Barry Christy was equally dedicated and tenacious in working with the data to create a user friendly, compact and complete resource for the use of genealogy researchers. He transferred the field data gathered by Carolyn to Word documents, and then did a conversion to .pdf format. The CD has cemetery names, locations, photos, driving and walking directions, GPS coordinates, alternate names if available, and additional comments where provided. The CD has both a comprehensive alphabetical index, with links to each cemetery, and an index alphabetized by township which can be accessed from the bookmark tab.
The targeted audience is genealogy researchers with ties to Somerset County. Copies of the CD have been distributed to appropriate agencies and organizations that have contact with and provide information to genealogy researchers, such as the Register of Wills and Recorder of Deeds offices, the Chamber of Commerce, libraries and historical societies. Information about the availability of this resource will be provided for appropriate Internet venues such as the home pages of the above-mentioned entities and the Somerset County GenWeb, Pennsylvania GenWeb and USGenWeb host sites.
One of the project products in the original grant application was to be a set of 1-50,000 topographic maps for the county with cemetery locations indicated by color- and-number coded markers; hence the topo numbers for each cemetery. The project staff members have decided to seek future additional funding to accomplish this in digital format using the latest version of Google Earth. This will result in a product that will be more compact, user-friendly and user available, and more durable than paper maps.
Thanks are extended to the Laurel Highlands Visitors Bureau and the Somerset County Federated Library Systems for project funding. The project was conducted under the auspices of the Meyersdale Public Library. The information on this CD is to be made freely available to the public. It is not to be copied or reproduced for profit. Any use must credit the Meyersdale Public Library, the Somerset County Federated Library System, and the Laurel Highlands Visitors Bureau. Corrections and supplemental information may be sent to the Meyersdale Public Library at firstname.lastname@example.org. CDs may be purchased by contacting the library at the same address.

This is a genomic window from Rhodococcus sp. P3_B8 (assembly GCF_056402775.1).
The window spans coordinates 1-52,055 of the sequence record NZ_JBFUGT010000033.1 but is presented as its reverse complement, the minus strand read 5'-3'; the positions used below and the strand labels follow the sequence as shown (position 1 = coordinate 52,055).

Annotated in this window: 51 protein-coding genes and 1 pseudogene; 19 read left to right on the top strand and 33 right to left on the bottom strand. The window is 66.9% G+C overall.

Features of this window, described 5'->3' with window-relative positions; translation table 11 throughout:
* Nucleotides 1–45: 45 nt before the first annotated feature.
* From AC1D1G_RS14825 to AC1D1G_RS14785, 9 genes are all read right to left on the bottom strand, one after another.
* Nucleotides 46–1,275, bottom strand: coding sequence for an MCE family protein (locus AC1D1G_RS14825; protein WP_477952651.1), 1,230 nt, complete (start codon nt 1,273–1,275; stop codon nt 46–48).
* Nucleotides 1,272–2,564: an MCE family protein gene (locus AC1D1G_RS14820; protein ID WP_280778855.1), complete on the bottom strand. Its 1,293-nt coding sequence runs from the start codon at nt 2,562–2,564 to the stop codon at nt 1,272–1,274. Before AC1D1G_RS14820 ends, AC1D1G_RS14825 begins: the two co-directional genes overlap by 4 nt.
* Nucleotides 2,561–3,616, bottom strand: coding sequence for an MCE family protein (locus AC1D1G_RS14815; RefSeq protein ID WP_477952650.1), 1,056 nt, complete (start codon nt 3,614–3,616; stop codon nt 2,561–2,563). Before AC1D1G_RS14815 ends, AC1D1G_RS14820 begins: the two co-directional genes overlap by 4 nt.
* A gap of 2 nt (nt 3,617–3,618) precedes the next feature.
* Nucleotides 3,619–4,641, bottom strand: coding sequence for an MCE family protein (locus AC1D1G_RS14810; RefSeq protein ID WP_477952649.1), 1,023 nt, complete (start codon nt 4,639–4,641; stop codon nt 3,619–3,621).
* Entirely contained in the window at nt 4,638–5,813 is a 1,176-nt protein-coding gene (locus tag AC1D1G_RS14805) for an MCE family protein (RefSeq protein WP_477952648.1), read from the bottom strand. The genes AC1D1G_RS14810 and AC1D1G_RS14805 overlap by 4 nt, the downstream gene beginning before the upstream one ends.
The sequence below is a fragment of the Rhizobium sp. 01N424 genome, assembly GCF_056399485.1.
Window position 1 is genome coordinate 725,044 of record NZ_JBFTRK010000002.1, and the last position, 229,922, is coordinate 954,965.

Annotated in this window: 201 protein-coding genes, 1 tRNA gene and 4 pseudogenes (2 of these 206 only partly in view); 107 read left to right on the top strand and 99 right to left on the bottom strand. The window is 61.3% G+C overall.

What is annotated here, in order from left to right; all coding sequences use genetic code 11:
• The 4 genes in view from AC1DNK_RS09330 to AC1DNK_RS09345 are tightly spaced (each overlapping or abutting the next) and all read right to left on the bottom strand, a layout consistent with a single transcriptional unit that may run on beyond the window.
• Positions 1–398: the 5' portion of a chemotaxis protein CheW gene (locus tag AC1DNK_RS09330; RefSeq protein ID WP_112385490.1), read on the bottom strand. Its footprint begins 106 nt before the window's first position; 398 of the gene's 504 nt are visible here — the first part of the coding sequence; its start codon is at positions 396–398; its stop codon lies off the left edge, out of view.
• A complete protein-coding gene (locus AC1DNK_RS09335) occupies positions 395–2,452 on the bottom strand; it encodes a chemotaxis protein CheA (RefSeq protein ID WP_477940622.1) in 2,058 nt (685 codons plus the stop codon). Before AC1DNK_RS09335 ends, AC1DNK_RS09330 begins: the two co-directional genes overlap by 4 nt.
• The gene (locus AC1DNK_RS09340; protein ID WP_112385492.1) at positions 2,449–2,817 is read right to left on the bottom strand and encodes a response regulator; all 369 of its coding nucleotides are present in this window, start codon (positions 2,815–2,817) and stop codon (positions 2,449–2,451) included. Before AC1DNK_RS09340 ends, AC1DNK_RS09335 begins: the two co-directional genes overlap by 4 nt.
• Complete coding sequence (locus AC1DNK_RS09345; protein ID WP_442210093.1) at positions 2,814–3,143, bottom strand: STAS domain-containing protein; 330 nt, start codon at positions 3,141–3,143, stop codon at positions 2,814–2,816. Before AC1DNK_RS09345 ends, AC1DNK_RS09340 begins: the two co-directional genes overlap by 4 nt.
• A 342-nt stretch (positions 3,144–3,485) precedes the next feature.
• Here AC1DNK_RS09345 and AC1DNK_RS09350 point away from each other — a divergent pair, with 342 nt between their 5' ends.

GPS coordinates taken in the field have been converted to standard DD MM SSN, DD MM SSW format for the Latitude and Longitude entries. This format has proven most helpful when locating cemeteries using Google Earth. Notations about variations in street names between Google Earth and MapQuest have been included.
To minimize potential confusion with punctuation, periods have been eliminated after standard directions (N S E W) after measurement units (mi, yd, ft), and after abbreviations such as Rd, Ave, Hwy, Ln and St (Street). Periods are used after Mt. for Mount and St. for Saint. Measurement units in tenths are preceded by 0, as in 0.2 mi.
The only comprehensive cemetery inventories done in the county were conducted by the WPA in the mid-1930s. Transcriptions of those inventories are available at the following website: http://www.usgwarchives.org/pa/somerset/. Thanks go to the Somerset GenWeb team and volunteers for this online resource. Some updates have been done, primarily by Brian J. Ensley; his publications are available from Clossen Press.